Guide to the Collection
Representative digitized documents from this collection:
Restrictions on Access
Use of the originals is restricted. This collection is available as color digital facsimiles (see links below). Black and white microfilm is also available for use in the library.
This collection consists of the papers of Presbyterian clergyman Benjamin Colman related to his ministerial career, in particular as minister of Boston's Brattle St. (Fourth) Church, on various local church councils, on the corporation of Harvard College, and as a member of the Society for Propagating Christian Knowledge, the Society for the Propagation of the Gospel in New England and Parts Adjacent, and the Society for the Propagation of the Gospel in Foreign Parts.
Benjamin Colman was one of the most prominent ministers of his generation. He was born in Boston, Mass., the son of William and Elizabeth Colman. As a young man, he was greatly influenced by Increase Mather, Cotton Mather, and Ezekiel Cheever, and at Harvard by William Brattle and John Leverett. After graduating from Harvard in 1692, he preached for six months at Medford before returning to Harvard for his A.M. degree. In 1695, he sailed for England, but was captured en route by French pirates and imprisoned in France. Ransomed, he moved to London and became involved with the American and English Dissenters there and at Bath. In 1699, friends and family in New England convinced him to return to Boston and take charge of the new Brattle Street Church, where he was immediately embroiled in controversy over reforms in the Congregational Church. He and the other founders of the church issued a Manifesto in 1699 and The Gospel Order Revived in 1700, which angered the Mathers and other traditionalist ministers.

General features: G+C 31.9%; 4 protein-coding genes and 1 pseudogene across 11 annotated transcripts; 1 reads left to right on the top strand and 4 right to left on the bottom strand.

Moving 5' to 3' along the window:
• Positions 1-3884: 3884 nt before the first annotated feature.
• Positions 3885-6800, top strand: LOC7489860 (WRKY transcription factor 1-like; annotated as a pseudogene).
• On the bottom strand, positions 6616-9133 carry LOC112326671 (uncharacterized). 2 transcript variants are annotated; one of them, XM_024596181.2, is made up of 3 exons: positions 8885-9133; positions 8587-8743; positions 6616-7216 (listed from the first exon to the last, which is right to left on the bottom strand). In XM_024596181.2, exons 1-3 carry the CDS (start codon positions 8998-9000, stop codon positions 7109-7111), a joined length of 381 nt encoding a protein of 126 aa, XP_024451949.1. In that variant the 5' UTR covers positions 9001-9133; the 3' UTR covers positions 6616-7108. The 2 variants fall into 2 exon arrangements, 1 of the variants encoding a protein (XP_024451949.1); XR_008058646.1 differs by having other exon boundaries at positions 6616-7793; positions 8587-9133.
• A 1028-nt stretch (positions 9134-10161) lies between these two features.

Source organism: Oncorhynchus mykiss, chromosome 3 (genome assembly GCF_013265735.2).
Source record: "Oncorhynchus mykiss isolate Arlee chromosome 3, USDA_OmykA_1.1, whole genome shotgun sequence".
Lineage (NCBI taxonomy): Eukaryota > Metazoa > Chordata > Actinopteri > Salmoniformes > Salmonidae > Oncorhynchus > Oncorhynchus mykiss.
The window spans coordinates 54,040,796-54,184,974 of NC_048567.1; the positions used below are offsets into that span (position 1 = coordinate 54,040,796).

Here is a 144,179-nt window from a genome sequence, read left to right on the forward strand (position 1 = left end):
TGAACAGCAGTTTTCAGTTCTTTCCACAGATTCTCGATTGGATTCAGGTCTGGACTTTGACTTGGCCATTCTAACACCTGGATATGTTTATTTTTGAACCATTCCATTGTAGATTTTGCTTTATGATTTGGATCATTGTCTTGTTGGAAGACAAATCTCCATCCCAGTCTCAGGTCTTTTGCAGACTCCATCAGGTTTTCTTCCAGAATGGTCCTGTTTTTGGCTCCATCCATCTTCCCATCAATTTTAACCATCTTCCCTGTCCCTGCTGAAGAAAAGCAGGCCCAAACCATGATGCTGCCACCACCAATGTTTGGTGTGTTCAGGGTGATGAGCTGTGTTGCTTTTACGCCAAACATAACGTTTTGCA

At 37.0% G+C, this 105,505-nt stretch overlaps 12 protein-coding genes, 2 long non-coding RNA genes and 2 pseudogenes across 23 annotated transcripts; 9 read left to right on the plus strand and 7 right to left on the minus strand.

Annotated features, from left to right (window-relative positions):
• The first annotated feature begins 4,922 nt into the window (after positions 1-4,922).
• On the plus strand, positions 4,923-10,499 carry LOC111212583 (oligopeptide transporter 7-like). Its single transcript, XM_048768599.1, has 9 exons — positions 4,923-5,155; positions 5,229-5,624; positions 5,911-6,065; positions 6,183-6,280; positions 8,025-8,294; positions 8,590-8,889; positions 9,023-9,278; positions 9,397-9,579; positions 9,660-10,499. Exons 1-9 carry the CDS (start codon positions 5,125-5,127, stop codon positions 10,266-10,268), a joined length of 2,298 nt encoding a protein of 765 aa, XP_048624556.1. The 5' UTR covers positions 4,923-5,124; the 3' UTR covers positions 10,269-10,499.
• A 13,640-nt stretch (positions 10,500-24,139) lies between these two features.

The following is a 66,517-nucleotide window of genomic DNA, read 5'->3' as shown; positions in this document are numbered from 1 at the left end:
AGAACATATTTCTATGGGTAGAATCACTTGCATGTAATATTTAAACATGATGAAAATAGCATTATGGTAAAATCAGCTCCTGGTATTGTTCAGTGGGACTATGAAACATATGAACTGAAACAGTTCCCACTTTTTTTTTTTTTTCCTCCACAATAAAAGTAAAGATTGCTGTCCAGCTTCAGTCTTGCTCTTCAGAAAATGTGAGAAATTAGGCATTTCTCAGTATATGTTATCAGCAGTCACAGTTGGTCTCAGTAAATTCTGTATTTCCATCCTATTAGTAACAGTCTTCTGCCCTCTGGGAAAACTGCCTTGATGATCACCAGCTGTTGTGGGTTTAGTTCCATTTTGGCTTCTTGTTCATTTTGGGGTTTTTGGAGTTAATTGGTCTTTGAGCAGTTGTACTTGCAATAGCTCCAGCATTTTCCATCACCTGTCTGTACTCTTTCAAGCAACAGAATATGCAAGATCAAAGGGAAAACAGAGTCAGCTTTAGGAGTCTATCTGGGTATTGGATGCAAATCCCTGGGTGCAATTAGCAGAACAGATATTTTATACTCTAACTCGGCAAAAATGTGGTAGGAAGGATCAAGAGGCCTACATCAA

Though Colman advocated a distinct separation between Anglicans and Congregationalists, he maintained a sympathetic and mutually supportive relationship with the Church of England. He coordinated many missionary endeavors among the Indians, often in cooperation with Anglican clergymen like Bishop White Kennett. As a member of the Harvard College Corporation and the Overseers, Colman was also active in Harvard College affairs and secured many patrons for Harvard and Yale, including the very influential Thomas Hollis. Colman was an avid reader of modern English thinkers and continued to correspond with colleagues in England. In 1731, he was awarded an honorary doctor of divinity degree from the University of Glasgow. In 1740, during the first Great Awakening, he invited George Whitefield to preach at various pulpits in Boston and at Harvard. When Whitefield alienated and angered many Boston clergy with his criticisms, Colman successfully mediated the disputes that arose.
Colman married three times: to Jane Clark in 1700; to Sarah Crisp Clark, widow of John Leverett, in 1732; and to Mary Pepperrell, also a widow, in 1745. All three of his children were born to his first wife, but none survived him. His daughter Jane Colman Turell was widely acclaimed as a poet.